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18-22 Does Childhood Neglect and Trauma make Villians?

Sara Troy, on Sara’s View of Life, on air May 29th

When you look at leaders who become dictators and narcissistic egomaniacs, do they have in common a traumatic childhood in common? We see in adults today an insecurity that very often stems from an unloving childhood, it can come in abuse both psychical and mental and also in a  form of neglect. We know children develop their empathy frontal lobe early on in childhood, and if they are not shown love and how to care for others, animals and nature, they become very immersed in self, the self-importance, self-obsessed, self-motivated, everything self and very often at the expense of everyone around them. See more here on Narcissistic Sociopath and Psychopath

Something we see in common with villains that we see in the movies is that they are terrible at connecting to the heart as it was neglected as a child and very often through abandonment.  Are all the people that are evil today, hurt children that are cruel to other people because they were hurt themselves in childhood and that pain was so much they need to inflict on others to release it?

You would think that if they have suffered such pain that they would seek love more, strive to find love within themselves to heal, look to placing love around them in order to love that inner child. Alas, what we see is a blame game and inflicting their pain on others to try and feel better themselves. Is it entrenched in the patterning of their DNA? a habit so built in they cannot see a way out?  Very often we see this leads to addiction, be it drugs or alcohol or manifesting in many other forms of addiction? or is it a choice to stay in victimization because it is easy to blame others for your pain, rather than do something about it?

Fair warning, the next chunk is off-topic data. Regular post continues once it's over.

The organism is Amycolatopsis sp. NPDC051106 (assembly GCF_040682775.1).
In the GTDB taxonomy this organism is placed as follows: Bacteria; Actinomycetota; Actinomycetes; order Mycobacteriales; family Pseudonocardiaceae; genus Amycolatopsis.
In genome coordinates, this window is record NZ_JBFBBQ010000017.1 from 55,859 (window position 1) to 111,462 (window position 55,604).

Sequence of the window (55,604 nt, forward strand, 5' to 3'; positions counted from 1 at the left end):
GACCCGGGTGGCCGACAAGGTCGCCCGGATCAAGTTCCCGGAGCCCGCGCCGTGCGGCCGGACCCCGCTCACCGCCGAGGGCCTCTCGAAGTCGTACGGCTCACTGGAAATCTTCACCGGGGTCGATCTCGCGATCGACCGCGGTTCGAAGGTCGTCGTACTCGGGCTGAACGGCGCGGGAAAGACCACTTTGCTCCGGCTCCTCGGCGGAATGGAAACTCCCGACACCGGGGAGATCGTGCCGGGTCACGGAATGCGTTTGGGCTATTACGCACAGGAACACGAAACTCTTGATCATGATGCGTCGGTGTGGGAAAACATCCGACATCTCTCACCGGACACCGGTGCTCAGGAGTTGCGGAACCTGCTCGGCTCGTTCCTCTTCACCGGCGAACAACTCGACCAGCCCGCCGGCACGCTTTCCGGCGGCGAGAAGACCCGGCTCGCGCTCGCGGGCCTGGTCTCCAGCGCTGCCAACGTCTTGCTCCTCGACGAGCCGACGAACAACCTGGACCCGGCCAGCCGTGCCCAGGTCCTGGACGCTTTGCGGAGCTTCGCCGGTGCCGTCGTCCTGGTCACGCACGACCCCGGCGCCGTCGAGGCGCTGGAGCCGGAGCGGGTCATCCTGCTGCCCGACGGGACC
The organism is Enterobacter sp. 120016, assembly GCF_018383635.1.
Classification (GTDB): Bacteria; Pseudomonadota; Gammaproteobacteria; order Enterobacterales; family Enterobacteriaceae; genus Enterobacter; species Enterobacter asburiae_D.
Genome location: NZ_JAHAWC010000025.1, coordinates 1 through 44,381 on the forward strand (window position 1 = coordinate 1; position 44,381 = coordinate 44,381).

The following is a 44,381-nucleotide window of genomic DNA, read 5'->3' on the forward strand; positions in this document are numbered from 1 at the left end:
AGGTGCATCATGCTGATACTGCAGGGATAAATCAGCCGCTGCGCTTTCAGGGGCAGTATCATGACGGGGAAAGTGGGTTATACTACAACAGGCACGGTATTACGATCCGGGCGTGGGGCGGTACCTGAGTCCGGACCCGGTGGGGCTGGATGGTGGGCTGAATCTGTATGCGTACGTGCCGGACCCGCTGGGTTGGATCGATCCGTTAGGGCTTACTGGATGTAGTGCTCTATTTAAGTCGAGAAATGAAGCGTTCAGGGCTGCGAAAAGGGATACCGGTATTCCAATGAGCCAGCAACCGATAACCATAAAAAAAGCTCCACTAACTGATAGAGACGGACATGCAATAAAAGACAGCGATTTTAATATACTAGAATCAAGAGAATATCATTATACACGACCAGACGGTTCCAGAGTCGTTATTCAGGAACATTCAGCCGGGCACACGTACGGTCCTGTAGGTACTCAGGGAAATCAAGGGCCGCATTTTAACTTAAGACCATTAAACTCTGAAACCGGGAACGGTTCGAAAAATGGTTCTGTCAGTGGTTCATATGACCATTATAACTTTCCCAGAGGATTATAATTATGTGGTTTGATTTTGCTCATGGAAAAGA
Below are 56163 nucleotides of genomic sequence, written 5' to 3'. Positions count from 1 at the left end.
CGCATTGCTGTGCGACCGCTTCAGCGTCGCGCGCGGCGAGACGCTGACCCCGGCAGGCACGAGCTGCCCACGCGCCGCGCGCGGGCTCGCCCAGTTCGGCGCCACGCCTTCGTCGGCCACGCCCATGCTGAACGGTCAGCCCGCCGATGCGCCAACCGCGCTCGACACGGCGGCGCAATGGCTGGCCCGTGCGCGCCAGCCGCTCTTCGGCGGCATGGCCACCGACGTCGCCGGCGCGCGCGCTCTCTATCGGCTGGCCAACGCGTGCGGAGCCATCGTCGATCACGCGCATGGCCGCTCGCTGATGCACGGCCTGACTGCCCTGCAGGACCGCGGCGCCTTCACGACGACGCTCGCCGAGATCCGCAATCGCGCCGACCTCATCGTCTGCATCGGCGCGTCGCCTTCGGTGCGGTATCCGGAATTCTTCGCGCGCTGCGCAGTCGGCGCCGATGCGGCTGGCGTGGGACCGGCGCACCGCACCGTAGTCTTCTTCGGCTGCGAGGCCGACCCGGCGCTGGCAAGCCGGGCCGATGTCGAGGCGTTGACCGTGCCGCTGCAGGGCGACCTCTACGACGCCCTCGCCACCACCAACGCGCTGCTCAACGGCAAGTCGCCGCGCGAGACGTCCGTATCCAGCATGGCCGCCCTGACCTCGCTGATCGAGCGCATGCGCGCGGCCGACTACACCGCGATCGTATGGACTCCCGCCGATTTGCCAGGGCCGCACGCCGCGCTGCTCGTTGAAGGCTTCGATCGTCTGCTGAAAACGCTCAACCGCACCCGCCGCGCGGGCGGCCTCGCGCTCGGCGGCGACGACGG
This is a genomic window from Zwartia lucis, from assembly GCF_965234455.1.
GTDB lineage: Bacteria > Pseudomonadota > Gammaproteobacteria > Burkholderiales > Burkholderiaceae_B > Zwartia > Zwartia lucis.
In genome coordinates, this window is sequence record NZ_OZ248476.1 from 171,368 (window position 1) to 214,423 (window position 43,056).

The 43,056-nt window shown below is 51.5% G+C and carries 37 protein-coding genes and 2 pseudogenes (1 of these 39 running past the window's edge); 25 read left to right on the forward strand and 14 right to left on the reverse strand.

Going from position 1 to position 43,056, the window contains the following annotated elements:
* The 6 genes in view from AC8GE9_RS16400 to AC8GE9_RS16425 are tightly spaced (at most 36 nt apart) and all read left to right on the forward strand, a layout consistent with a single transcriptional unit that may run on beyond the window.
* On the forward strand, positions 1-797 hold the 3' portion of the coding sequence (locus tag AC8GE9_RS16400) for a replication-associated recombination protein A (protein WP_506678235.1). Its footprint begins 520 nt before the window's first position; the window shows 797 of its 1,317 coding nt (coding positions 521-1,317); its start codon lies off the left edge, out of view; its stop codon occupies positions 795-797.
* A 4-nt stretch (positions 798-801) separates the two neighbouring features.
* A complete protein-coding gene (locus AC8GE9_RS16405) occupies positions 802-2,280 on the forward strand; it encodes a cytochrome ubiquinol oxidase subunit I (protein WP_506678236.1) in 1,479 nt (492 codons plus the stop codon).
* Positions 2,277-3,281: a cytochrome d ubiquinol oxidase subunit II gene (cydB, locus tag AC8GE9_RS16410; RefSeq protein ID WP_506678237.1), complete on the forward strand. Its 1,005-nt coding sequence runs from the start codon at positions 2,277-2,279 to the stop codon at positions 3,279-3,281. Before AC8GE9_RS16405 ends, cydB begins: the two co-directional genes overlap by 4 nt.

When do we stop holding on to our past and start taking ownership of our lives now and choose a better more loving life? Only when we choose not to make our childhood an excuse for our behaviour today and when we do something about finding our way back to love by loving our own inner child.

Being a tyrant, a villain, a dictator, a power-hungry leader who hurts its own people to feel more powerful only makes that so-called leader weaker than everyone else. True power is in the EMPOWERMENT of your people, not bullying, terrorizing or crippling your people to feel important.

What do you feel about this topic? Can you see the correlation between our power-hungry leaders of today and their past as being children of neglect? If so what can we do to heal them or empower our selves with love against their infliction of pain upon us?




Ask Sara will be back next week with answers to your questions.


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